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US Patent Application: 13/676,677 Michael Mater Intercooler Assembly First Office Action Response December 15, 2013

When comparing my application to other patents I can see obvious distinctions and similarities between all of the applications. Below I have summarized to the best of my knowledge the key points and features of each application US 3881445- May 6, 1975     “Water to Air” Heat Exchanger. Finned tube heat exchanger with integral channels (numerous channels/ tubes) for cooling medium/ fluid. Mounted internally of Intake Manifold, for cooling the air longitudinally (along the length if the core) over the fins of the heat exchanger. Fluid flows from one end of the heat exchanger and then doubles back onto itself exiting at the same end of the heat exchanger that it entered from. The fluid flow essentially forms a “U” shaped path. Mounted Close to the walls of the intake manifold/ housing assembly for channelling affect of air flow around core. Does not Rotate. It is a fixed assembly. Does not have ability to control temperature/ heat exchange through mechanical means. Relatively small in size.

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US4565177- Jan 21, 1986    “Water to Air” Heat Exchanger. Finned tube heat exchanger with integral channels (2 channels/ tubes) for cooling medium/ fluid. Mounted internally of Intake manifold, for cooling the air longitudinally (along the length of the core) over the fins of the heat exchanger.

Michael Mater- US 13/676,677

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Fluid flows from one end of the heat exchanger and then doubles back onto itself exiting at the same end of the heat exchanger that it entered from. The fluid flow essentially forms a “U” shaped path. Does not rotate. It is a fixed assembly. Does not have ability to control temperature/ heat exchange through mechanical means. Relatively small in size.

European patent EP 1775440- Jan 19, 2007  Is an “Air to Air” Heat exchanger. Is not designed for use with a liquid cooling medium. If the heat exchanger is designed for use in cooling air with a liquid cooling medium then they will mix based upon the design of the heat exchanger. This would essentially destroy the engine introducing a liquid coolant medium into the intake air charge. Tube heat exchanger with many integral channels for heat exchange of air. Mounted externally of intake manifold. Heat exchanger is designed for remote placement on vehicle/ engine. The heat exchanger has to be piped to, similar to an external radiator. Rotates around a center axis/ shaft. Has the ability to control heat exchange through the rate of spin. Does not have external fins to cool air charge. Charge air is cooled through the tube itself. Relatively large in size. Very similar to “Thermal Wheel” technology.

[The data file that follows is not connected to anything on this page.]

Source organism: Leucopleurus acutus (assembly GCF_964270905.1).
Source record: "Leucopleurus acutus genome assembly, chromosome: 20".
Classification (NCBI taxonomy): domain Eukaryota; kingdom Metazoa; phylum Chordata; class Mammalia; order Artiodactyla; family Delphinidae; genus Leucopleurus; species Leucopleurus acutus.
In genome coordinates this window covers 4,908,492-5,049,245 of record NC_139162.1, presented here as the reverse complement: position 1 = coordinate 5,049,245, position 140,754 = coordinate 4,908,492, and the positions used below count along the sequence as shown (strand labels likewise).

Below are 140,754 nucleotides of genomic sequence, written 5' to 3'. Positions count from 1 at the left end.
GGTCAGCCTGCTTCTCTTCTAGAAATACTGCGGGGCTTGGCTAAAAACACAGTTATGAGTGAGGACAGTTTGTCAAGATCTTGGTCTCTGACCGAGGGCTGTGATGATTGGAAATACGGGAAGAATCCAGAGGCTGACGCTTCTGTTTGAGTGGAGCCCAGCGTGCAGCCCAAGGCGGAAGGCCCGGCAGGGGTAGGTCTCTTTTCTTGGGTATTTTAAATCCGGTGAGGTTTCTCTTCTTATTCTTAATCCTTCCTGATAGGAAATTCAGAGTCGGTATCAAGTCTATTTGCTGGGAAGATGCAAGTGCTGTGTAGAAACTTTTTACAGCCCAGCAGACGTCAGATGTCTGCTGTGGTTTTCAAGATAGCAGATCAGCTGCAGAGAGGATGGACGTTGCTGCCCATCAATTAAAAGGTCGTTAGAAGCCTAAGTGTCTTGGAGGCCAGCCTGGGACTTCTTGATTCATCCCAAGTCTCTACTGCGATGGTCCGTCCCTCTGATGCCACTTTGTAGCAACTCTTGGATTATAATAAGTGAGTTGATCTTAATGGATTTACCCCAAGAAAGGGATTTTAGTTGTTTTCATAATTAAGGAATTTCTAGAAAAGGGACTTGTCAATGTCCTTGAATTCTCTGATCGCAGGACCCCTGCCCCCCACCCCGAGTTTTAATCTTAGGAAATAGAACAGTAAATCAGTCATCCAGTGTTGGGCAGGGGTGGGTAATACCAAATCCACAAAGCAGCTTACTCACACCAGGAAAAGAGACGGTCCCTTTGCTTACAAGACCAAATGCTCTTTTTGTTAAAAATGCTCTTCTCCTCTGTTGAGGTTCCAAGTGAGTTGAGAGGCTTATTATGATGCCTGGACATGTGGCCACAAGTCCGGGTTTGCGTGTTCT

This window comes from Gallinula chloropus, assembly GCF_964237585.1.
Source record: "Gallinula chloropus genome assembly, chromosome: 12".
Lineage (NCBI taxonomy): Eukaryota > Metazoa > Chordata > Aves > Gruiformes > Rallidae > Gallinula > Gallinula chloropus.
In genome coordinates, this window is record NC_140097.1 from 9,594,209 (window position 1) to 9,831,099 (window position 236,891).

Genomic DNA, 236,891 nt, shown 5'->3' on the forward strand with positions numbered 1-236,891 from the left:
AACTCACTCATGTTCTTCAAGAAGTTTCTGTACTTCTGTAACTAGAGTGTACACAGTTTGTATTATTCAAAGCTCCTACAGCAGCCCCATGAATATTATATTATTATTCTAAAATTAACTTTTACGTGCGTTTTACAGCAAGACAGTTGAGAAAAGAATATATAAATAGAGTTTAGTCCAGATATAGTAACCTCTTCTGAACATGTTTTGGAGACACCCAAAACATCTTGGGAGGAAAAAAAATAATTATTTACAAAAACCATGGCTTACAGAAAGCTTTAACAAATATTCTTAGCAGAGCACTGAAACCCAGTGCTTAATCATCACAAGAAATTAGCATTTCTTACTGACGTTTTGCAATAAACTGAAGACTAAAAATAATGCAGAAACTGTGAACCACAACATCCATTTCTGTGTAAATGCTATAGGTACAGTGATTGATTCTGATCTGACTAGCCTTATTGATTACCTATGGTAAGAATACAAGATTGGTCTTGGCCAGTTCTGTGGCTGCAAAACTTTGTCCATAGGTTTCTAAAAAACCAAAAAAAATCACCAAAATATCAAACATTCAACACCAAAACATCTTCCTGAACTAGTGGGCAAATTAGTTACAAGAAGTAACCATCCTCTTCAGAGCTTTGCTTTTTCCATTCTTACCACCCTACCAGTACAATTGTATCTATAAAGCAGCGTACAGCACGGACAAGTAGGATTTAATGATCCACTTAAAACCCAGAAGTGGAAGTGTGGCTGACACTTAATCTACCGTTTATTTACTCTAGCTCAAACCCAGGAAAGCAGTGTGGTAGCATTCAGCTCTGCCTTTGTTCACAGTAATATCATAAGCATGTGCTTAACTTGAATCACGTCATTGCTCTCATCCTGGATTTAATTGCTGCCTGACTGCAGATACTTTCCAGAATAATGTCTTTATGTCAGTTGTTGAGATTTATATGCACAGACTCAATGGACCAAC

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My intercooler design:         “Water to Air” Heat Exchanger. Finned tube with integral channels for cooling medium (fluid or coolant). Mounted internally of Intake Manifold, for cooling the air longitudinally (along the length of the core) over the fins of the heat exchanger. Fluid flows through the heat exchanger, entering one side and exiting on the other side. The cooling fluid flows straight through the heat exchanger. Rotates the entire tube/ heat exchanger itself. Has the ability to control heat exchange through the rate of spin. External fins to cool charge air. Relatively small in size.

Below I have created a table which illustrates the main similarities and differences between the designs:

Michael Mater- US 13/676,677

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Specification Type of Heat Exchanger Placement relative to intake Manifold Rotates Air cooled over external fins Relative Size (to other applications) Number of Cooling Channels/ Tubes

US 3881445 “Water to Air” Internal No Yes Small Numerous

US4565177 “Water to Air” Internal No Yes Small 2

EP1775440 “Air to Air” External Yes No Large Numerous

US 13/676,677 (Michael Mater) “Water to Air” Internal Yes Yes Small Numerous

In summary my application US 13/676,677 is the only “Water to Air” intercooler that also mechanically Rotates, integral to the intake manifold in order to cool the heated charge air from the supercharger/ turbocharger. The adaptation of the rotation system allows for greater heat exchange between the cooling fluid (liquid) and the charge air. With the adaption of a rotational system the ability to mechanically tune or program the rate of heat exchange becomes possible. This ability leads to more predictable performance of the intercooler and engine system while increasing engine efficiency. While there are similarities between all of the fore-mentioned intercooler designs, I believe the key factors between the designs illustrate a significant difference to validate the uniqueness of my application. I believe there is a much greater difference between my application and patents US3881445, US4561445 for example, in which the key difference in my view is the number of cooling channels. I see very little difference between those two patents while I clearly see the adaptation of a rotation system in my design which those patents do not possess. EP1775440 is also an intercooler/ heat exchanger that rotates however it is not designed for use with a cooling fluid. I would equate this patent to a thermal wheel or similar technology that can be easily seen/ explained here: http://en.wikipedia.org/wiki/Thermal_wheel I have also created a website in which I detail more of the specifics of my application/ intercooler design: http://www.variablerateintercooling.com/index.html

Sincerely, Michael Mater

Michael Mater- US 13/676,677

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